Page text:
Justice, Lane Bryant Stores to Close as Ascena Retail Group Files for Bankruptcy
NEW YORK (AP) — The operator of Ann Taylor and Lane Bryant filed for Chapter 11 bankruptcy protection on Thursday, the latest retailer to do so during the pandemic.
Mahwah, New Jersey-based Ascena Retail Group Inc., which operates nearly 3,000 stores mostly at malls, had been dragged down by debt and weak sales for years.
As part of its bankruptcy plan, the company said that it would close all of its Catherines stores, a “significant number” of Justice stores and a select number of Ann Taylor, Loft, Lane Bryant, and Lou & Grey stores.
The Justice and Lane Bryant stores located in the Duluth Miller Hill Mall have been confirmed to be closing due to the Ascena Retail Group bankruptcy filing.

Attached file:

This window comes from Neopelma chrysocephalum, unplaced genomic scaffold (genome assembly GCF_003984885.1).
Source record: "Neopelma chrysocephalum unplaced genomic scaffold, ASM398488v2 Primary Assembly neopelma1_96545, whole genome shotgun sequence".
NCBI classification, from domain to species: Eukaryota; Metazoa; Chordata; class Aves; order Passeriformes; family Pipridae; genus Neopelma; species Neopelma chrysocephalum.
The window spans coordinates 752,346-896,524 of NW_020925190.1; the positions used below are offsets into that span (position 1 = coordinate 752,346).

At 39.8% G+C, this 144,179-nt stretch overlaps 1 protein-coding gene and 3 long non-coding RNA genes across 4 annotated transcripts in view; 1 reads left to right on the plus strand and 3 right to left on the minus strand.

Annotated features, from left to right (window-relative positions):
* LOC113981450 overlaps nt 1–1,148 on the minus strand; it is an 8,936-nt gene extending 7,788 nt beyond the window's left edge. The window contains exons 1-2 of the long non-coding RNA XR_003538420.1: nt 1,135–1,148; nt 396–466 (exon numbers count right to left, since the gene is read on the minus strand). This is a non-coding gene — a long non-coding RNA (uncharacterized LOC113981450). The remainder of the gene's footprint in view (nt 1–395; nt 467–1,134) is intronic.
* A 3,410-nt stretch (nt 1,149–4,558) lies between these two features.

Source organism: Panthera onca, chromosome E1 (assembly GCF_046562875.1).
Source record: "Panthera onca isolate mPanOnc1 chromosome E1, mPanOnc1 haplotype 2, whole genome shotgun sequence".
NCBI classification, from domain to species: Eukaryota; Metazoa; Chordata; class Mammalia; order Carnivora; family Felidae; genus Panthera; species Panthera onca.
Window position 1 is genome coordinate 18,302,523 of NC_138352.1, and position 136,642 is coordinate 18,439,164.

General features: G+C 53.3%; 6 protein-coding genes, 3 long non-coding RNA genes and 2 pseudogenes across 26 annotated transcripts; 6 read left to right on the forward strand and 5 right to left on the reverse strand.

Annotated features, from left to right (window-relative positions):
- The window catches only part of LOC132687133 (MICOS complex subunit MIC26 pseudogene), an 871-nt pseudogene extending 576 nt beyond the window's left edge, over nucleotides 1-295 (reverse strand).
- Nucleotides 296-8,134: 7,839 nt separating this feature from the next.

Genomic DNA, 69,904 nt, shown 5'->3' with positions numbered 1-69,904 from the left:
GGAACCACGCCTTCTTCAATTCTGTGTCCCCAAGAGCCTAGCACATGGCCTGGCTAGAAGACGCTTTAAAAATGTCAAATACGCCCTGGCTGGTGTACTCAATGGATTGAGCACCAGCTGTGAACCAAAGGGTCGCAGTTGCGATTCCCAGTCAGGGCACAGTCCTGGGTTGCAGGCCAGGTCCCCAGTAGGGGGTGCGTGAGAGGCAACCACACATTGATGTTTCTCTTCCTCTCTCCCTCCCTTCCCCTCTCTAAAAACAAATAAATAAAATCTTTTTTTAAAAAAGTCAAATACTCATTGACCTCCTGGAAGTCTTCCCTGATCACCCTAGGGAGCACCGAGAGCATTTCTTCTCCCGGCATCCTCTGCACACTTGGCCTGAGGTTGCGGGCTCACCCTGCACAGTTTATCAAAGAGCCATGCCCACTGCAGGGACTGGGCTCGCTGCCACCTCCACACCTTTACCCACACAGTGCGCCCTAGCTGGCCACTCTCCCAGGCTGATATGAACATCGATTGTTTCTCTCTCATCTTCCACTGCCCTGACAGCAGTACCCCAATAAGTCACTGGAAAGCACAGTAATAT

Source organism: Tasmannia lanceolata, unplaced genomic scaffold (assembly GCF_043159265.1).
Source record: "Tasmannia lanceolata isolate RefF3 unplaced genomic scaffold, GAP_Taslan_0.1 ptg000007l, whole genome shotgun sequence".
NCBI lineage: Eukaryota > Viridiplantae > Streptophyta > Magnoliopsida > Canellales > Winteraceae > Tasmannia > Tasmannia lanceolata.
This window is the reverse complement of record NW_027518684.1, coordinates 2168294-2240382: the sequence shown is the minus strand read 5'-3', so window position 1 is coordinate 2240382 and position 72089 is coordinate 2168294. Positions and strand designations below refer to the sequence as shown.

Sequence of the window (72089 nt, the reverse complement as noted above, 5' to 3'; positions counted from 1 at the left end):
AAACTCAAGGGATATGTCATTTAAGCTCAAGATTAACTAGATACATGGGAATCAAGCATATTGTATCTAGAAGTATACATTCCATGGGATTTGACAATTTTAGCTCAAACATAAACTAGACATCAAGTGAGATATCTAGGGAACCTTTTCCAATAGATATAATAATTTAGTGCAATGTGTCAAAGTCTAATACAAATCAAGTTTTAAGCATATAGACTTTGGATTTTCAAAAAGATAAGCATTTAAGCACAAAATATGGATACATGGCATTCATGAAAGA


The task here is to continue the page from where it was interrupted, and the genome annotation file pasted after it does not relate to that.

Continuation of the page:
The company said it has reached an agreement with its creditors to reduce its debt by $1 billion. It received $150 million in new financing to continue operating during its reorganization.
Roughly 40 retailers, including big and small companies, have filed for Chapter 11 bankruptcy so far this year, according to S&P Global Market Intelligence. That exceeds the number of retail bankruptcies for all of last year.
Analysts expect more to come as healthy retailers buckle under the financial toll from the relentless pandemic that continues to drag on. Surges of new cases around the country have kept shoppers away from stores while forcing re-closings of businesses in certain parts of the country. And shoppers are dramatically changing their shopping habits, shifting away from work clothes and more toward athletic wear. They’re also focusing on food and home products and continue to step up their online buying.
The bankruptcy filing comes as the number of laid-off Americans seeking unemployment benefits increased last week for the first time since the pandemic hit in March, an indication of the deepening economic pain the virus is having on the economy.